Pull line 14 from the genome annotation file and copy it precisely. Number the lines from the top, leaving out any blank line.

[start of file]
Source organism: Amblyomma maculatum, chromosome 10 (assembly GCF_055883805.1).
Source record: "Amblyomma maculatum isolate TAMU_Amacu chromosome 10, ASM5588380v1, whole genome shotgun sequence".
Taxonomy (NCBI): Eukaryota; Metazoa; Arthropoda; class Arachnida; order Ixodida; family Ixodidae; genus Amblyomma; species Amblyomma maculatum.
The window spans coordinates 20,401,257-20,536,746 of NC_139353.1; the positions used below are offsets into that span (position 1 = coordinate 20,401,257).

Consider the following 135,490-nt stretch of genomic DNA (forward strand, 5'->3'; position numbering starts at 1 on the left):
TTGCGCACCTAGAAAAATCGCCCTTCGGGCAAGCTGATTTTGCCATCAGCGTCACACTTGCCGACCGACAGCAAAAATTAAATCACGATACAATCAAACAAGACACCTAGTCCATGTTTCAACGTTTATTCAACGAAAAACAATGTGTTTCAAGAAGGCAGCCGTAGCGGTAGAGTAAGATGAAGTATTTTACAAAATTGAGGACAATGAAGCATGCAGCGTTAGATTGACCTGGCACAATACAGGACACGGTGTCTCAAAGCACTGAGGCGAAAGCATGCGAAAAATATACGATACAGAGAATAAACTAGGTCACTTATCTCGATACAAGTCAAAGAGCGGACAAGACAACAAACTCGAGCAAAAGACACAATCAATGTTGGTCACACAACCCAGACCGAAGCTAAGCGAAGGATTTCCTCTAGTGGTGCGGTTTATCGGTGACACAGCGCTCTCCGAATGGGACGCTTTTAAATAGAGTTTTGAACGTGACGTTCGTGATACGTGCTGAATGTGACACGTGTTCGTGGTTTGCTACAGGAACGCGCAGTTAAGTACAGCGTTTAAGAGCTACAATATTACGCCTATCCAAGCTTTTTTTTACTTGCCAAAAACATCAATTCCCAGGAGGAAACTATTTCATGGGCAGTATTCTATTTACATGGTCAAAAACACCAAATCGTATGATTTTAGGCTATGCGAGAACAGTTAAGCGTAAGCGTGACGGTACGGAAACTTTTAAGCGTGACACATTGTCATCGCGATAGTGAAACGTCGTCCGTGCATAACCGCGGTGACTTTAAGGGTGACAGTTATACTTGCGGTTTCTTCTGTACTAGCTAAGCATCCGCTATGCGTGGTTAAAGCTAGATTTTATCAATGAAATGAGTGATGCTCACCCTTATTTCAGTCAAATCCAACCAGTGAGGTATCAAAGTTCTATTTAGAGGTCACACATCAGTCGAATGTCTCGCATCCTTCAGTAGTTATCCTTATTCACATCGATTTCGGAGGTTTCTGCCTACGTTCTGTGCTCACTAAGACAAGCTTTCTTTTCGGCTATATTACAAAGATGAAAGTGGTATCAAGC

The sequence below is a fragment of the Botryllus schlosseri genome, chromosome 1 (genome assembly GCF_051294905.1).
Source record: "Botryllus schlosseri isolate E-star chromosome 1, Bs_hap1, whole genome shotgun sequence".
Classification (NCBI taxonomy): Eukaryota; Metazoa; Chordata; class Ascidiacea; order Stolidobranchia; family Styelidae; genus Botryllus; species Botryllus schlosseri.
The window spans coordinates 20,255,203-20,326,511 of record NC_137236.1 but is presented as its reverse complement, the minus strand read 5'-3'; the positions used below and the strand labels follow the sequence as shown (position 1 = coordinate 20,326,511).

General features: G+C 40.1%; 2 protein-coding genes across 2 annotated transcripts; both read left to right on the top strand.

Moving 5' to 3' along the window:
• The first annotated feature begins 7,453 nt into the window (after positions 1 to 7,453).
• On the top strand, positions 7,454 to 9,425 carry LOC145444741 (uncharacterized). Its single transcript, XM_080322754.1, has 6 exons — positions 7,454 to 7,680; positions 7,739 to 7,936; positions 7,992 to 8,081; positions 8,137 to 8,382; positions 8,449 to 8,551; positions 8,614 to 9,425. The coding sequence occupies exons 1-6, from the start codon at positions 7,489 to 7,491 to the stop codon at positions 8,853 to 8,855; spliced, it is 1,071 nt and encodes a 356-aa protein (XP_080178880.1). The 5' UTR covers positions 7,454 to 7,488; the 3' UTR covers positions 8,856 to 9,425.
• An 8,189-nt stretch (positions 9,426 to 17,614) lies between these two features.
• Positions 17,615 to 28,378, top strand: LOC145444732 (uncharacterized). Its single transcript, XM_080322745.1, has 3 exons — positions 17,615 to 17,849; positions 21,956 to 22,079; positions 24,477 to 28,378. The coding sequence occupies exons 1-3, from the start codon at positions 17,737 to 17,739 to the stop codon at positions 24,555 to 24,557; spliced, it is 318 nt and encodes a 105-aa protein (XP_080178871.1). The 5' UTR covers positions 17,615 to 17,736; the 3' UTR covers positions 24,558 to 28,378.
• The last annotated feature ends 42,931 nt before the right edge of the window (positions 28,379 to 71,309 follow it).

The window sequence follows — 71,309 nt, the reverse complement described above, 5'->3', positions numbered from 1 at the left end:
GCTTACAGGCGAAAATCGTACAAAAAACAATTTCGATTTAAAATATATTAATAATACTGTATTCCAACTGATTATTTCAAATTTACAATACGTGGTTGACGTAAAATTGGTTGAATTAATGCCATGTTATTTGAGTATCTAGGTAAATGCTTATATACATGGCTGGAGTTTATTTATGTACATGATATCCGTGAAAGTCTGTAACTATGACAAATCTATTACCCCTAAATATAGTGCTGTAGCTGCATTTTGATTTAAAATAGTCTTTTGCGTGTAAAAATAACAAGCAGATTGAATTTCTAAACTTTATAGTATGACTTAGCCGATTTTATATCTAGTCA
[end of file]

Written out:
• On the top strand, positions 7,454 to 9,425 carry LOC145444741 (uncharacterized). Its single transcript, XM_080322754.1, has 6 exons — positions 7,454 to 7,680; positions 7,739 to 7,936; positions 7,992 to 8,081; positions 8,137 to 8,382; positions 8,449 to 8,551; positions 8,614 to 9,425. The coding sequence occupies exons 1-6, from the start codon at positions 7,489 to 7,491 to the stop codon at positions 8,853 to 8,855; spliced, it is 1,071 nt and encodes a 356-aa protein (XP_080178880.1). The 5' UTR covers positions 7,454 to 7,488; the 3' UTR covers positions 8,856 to 9,425.